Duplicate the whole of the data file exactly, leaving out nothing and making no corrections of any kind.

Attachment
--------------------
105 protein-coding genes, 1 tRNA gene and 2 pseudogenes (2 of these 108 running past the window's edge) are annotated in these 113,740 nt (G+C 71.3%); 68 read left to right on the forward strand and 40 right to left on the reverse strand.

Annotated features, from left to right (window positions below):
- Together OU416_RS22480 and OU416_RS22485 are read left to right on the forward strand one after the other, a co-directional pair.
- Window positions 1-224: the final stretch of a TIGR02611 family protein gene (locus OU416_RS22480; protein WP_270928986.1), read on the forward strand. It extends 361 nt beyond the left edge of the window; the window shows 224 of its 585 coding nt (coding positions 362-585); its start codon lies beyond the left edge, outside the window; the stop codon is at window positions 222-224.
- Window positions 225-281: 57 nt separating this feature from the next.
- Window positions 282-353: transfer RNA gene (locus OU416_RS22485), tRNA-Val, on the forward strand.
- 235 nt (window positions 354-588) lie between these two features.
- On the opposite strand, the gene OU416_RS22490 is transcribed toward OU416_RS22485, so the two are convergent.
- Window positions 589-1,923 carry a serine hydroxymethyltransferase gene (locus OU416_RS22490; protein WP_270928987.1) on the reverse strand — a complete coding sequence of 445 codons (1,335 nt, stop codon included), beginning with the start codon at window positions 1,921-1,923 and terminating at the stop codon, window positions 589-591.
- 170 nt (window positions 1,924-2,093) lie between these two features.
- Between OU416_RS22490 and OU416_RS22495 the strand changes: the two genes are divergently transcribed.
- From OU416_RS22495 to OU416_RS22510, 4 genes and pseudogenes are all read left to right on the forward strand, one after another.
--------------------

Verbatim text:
105 protein-coding genes, 1 tRNA gene and 2 pseudogenes (2 of these 108 running past the window's edge) are annotated in these 113,740 nt (G+C 71.3%); 68 read left to right on the forward strand and 40 right to left on the reverse strand.

Annotated features, from left to right (window positions below):
- Together OU416_RS22480 and OU416_RS22485 are read left to right on the forward strand one after the other, a co-directional pair.
- Window positions 1-224: the final stretch of a TIGR02611 family protein gene (locus OU416_RS22480; protein WP_270928986.1), read on the forward strand. It extends 361 nt beyond the left edge of the window; the window shows 224 of its 585 coding nt (coding positions 362-585); its start codon lies beyond the left edge, outside the window; the stop codon is at window positions 222-224.
- Window positions 225-281: 57 nt separating this feature from the next.
- Window positions 282-353: transfer RNA gene (locus OU416_RS22485), tRNA-Val, on the forward strand.
- 235 nt (window positions 354-588) lie between these two features.
- On the opposite strand, the gene OU416_RS22490 is transcribed toward OU416_RS22485, so the two are convergent.
- Window positions 589-1,923 carry a serine hydroxymethyltransferase gene (locus OU416_RS22490; protein WP_270928987.1) on the reverse strand — a complete coding sequence of 445 codons (1,335 nt, stop codon included), beginning with the start codon at window positions 1,921-1,923 and terminating at the stop codon, window positions 589-591.
- 170 nt (window positions 1,924-2,093) lie between these two features.
- Between OU416_RS22490 and OU416_RS22495 the strand changes: the two genes are divergently transcribed.
- From OU416_RS22495 to OU416_RS22510, 4 genes and pseudogenes are all read left to right on the forward strand, one after another.